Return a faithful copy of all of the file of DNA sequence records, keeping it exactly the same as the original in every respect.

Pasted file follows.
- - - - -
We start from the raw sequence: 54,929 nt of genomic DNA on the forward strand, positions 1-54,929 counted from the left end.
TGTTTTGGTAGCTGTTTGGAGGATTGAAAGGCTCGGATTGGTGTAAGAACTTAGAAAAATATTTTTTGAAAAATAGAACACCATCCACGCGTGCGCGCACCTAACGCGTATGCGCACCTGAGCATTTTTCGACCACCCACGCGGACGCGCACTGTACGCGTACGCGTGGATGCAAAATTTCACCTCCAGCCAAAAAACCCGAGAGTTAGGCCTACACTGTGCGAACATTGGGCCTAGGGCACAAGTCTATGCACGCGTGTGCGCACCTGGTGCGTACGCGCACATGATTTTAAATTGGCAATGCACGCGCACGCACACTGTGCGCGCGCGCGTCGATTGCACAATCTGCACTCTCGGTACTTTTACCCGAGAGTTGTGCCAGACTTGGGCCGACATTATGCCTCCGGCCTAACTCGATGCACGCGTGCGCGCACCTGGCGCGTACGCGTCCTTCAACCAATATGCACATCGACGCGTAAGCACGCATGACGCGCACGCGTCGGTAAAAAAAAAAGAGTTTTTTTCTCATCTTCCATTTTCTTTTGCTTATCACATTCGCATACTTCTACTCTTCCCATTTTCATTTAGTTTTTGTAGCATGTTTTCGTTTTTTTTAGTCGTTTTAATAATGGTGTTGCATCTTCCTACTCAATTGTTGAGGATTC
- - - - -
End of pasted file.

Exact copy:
We start from the raw sequence: 54,929 nt of genomic DNA on the forward strand, positions 1-54,929 counted from the left end.
TGTTTTGGTAGCTGTTTGGAGGATTGAAAGGCTCGGATTGGTGTAAGAACTTAGAAAAATATTTTTTGAAAAATAGAACACCATCCACGCGTGCGCGCACCTAACGCGTATGCGCACCTGAGCATTTTTCGACCACCCACGCGGACGCGCACTGTACGCGTACGCGTGGATGCAAAATTTCACCTCCAGCCAAAAAACCCGAGAGTTAGGCCTACACTGTGCGAACATTGGGCCTAGGGCACAAGTCTATGCACGCGTGTGCGCACCTGGTGCGTACGCGCACATGATTTTAAATTGGCAATGCACGCGCACGCACACTGTGCGCGCGCGCGTCGATTGCACAATCTGCACTCTCGGTACTTTTACCCGAGAGTTGTGCCAGACTTGGGCCGACATTATGCCTCCGGCCTAACTCGATGCACGCGTGCGCGCACCTGGCGCGTACGCGTCCTTCAACCAATATGCACATCGACGCGTAAGCACGCATGACGCGCACGCGTCGGTAAAAAAAAAAGAGTTTTTTTCTCATCTTCCATTTTCTTTTGCTTATCACATTCGCATACTTCTACTCTTCCCATTTTCATTTAGTTTTTGTAGCATGTTTTCGTTTTTTTTAGTCGTTTTAATAATGGTGTTGCATCTTCCTACTCAATTGTTGAGGATTC